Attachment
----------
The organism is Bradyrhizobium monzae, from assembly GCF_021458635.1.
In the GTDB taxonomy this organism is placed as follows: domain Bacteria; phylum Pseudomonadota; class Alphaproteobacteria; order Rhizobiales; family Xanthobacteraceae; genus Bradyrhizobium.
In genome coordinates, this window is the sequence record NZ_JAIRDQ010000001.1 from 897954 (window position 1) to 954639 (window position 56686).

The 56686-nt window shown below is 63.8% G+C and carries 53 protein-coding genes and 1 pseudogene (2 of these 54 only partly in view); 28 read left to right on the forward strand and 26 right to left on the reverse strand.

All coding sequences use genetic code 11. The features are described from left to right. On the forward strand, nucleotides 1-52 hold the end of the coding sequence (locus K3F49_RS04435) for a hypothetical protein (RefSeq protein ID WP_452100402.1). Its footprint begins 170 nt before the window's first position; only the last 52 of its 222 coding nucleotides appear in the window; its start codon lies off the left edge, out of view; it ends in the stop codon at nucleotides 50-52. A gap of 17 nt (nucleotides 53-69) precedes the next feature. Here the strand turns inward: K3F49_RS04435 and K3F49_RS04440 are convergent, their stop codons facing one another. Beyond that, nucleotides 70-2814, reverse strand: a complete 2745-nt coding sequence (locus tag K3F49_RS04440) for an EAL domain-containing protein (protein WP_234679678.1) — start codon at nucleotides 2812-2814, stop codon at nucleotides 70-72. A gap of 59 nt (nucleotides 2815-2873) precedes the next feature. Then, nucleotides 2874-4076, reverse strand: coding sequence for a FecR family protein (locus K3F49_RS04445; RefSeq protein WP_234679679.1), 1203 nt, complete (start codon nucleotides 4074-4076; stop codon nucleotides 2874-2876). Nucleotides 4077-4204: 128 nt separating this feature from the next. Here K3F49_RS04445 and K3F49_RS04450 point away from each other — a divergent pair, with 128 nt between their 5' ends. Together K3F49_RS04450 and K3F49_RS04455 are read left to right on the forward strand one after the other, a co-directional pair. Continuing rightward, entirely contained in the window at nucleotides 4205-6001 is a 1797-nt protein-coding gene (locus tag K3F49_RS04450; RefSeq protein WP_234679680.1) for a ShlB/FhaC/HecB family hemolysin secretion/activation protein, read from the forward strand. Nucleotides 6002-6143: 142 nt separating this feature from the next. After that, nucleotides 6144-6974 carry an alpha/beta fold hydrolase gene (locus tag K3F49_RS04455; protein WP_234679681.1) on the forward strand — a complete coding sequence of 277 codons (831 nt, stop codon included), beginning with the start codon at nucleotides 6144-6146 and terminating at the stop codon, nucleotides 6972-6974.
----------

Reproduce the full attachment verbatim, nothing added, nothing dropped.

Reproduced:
The organism is Bradyrhizobium monzae, from assembly GCF_021458635.1.
In the GTDB taxonomy this organism is placed as follows: domain Bacteria; phylum Pseudomonadota; class Alphaproteobacteria; order Rhizobiales; family Xanthobacteraceae; genus Bradyrhizobium.
In genome coordinates, this window is the sequence record NZ_JAIRDQ010000001.1 from 897954 (window position 1) to 954639 (window position 56686).

The 56686-nt window shown below is 63.8% G+C and carries 53 protein-coding genes and 1 pseudogene (2 of these 54 only partly in view); 28 read left to right on the forward strand and 26 right to left on the reverse strand.

All coding sequences use genetic code 11. The features are described from left to right. On the forward strand, nucleotides 1-52 hold the end of the coding sequence (locus K3F49_RS04435) for a hypothetical protein (RefSeq protein ID WP_452100402.1). Its footprint begins 170 nt before the window's first position; only the last 52 of its 222 coding nucleotides appear in the window; its start codon lies off the left edge, out of view; it ends in the stop codon at nucleotides 50-52. A gap of 17 nt (nucleotides 53-69) precedes the next feature. Here the strand turns inward: K3F49_RS04435 and K3F49_RS04440 are convergent, their stop codons facing one another. Beyond that, nucleotides 70-2814, reverse strand: a complete 2745-nt coding sequence (locus tag K3F49_RS04440) for an EAL domain-containing protein (protein WP_234679678.1) — start codon at nucleotides 2812-2814, stop codon at nucleotides 70-72. A gap of 59 nt (nucleotides 2815-2873) precedes the next feature. Then, nucleotides 2874-4076, reverse strand: coding sequence for a FecR family protein (locus K3F49_RS04445; RefSeq protein WP_234679679.1), 1203 nt, complete (start codon nucleotides 4074-4076; stop codon nucleotides 2874-2876). Nucleotides 4077-4204: 128 nt separating this feature from the next. Here K3F49_RS04445 and K3F49_RS04450 point away from each other — a divergent pair, with 128 nt between their 5' ends. Together K3F49_RS04450 and K3F49_RS04455 are read left to right on the forward strand one after the other, a co-directional pair. Continuing rightward, entirely contained in the window at nucleotides 4205-6001 is a 1797-nt protein-coding gene (locus tag K3F49_RS04450; RefSeq protein WP_234679680.1) for a ShlB/FhaC/HecB family hemolysin secretion/activation protein, read from the forward strand. Nucleotides 6002-6143: 142 nt separating this feature from the next. After that, nucleotides 6144-6974 carry an alpha/beta fold hydrolase gene (locus tag K3F49_RS04455; protein WP_234679681.1) on the forward strand — a complete coding sequence of 277 codons (831 nt, stop codon included), beginning with the start codon at nucleotides 6144-6146 and terminating at the stop codon, nucleotides 6972-6974.